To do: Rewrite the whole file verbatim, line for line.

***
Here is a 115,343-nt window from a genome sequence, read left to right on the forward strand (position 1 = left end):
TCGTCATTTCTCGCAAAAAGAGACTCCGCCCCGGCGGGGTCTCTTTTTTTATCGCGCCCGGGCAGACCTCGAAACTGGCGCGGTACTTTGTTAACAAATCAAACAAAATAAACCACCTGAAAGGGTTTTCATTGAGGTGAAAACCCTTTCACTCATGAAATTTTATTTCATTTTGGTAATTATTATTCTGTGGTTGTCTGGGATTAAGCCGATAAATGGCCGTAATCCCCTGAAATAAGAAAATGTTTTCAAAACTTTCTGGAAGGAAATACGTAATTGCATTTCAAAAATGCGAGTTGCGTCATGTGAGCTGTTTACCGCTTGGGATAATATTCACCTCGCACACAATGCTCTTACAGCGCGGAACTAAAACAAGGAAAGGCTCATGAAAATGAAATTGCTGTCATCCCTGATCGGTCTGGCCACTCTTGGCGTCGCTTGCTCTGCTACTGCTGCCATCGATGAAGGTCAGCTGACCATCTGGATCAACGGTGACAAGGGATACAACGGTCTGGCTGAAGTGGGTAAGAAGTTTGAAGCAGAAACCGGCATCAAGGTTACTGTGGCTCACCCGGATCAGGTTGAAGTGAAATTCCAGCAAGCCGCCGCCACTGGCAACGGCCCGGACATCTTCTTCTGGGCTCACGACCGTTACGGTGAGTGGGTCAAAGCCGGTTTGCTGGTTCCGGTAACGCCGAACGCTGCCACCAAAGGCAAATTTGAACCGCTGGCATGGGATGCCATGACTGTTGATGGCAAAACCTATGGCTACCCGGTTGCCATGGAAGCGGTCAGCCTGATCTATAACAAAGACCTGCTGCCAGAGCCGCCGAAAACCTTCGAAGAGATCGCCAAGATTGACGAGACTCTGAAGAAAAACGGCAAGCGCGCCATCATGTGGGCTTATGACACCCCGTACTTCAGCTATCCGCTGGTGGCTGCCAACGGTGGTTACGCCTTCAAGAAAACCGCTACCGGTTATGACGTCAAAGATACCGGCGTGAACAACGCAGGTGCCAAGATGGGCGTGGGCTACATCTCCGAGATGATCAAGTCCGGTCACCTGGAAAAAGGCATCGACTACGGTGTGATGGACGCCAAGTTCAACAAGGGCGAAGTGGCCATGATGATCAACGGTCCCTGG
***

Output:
Here is a 115,343-nt window from a genome sequence, read left to right on the forward strand (position 1 = left end):
TCGTCATTTCTCGCAAAAAGAGACTCCGCCCCGGCGGGGTCTCTTTTTTTATCGCGCCCGGGCAGACCTCGAAACTGGCGCGGTACTTTGTTAACAAATCAAACAAAATAAACCACCTGAAAGGGTTTTCATTGAGGTGAAAACCCTTTCACTCATGAAATTTTATTTCATTTTGGTAATTATTATTCTGTGGTTGTCTGGGATTAAGCCGATAAATGGCCGTAATCCCCTGAAATAAGAAAATGTTTTCAAAACTTTCTGGAAGGAAATACGTAATTGCATTTCAAAAATGCGAGTTGCGTCATGTGAGCTGTTTACCGCTTGGGATAATATTCACCTCGCACACAATGCTCTTACAGCGCGGAACTAAAACAAGGAAAGGCTCATGAAAATGAAATTGCTGTCATCCCTGATCGGTCTGGCCACTCTTGGCGTCGCTTGCTCTGCTACTGCTGCCATCGATGAAGGTCAGCTGACCATCTGGATCAACGGTGACAAGGGATACAACGGTCTGGCTGAAGTGGGTAAGAAGTTTGAAGCAGAAACCGGCATCAAGGTTACTGTGGCTCACCCGGATCAGGTTGAAGTGAAATTCCAGCAAGCCGCCGCCACTGGCAACGGCCCGGACATCTTCTTCTGGGCTCACGACCGTTACGGTGAGTGGGTCAAAGCCGGTTTGCTGGTTCCGGTAACGCCGAACGCTGCCACCAAAGGCAAATTTGAACCGCTGGCATGGGATGCCATGACTGTTGATGGCAAAACCTATGGCTACCCGGTTGCCATGGAAGCGGTCAGCCTGATCTATAACAAAGACCTGCTGCCAGAGCCGCCGAAAACCTTCGAAGAGATCGCCAAGATTGACGAGACTCTGAAGAAAAACGGCAAGCGCGCCATCATGTGGGCTTATGACACCCCGTACTTCAGCTATCCGCTGGTGGCTGCCAACGGTGGTTACGCCTTCAAGAAAACCGCTACCGGTTATGACGTCAAAGATACCGGCGTGAACAACGCAGGTGCCAAGATGGGCGTGGGCTACATCTCCGAGATGATCAAGTCCGGTCACCTGGAAAAAGGCATCGACTACGGTGTGATGGACGCCAAGTTCAACAAGGGCGAAGTGGCCATGATGATCAACGGTCCCTGG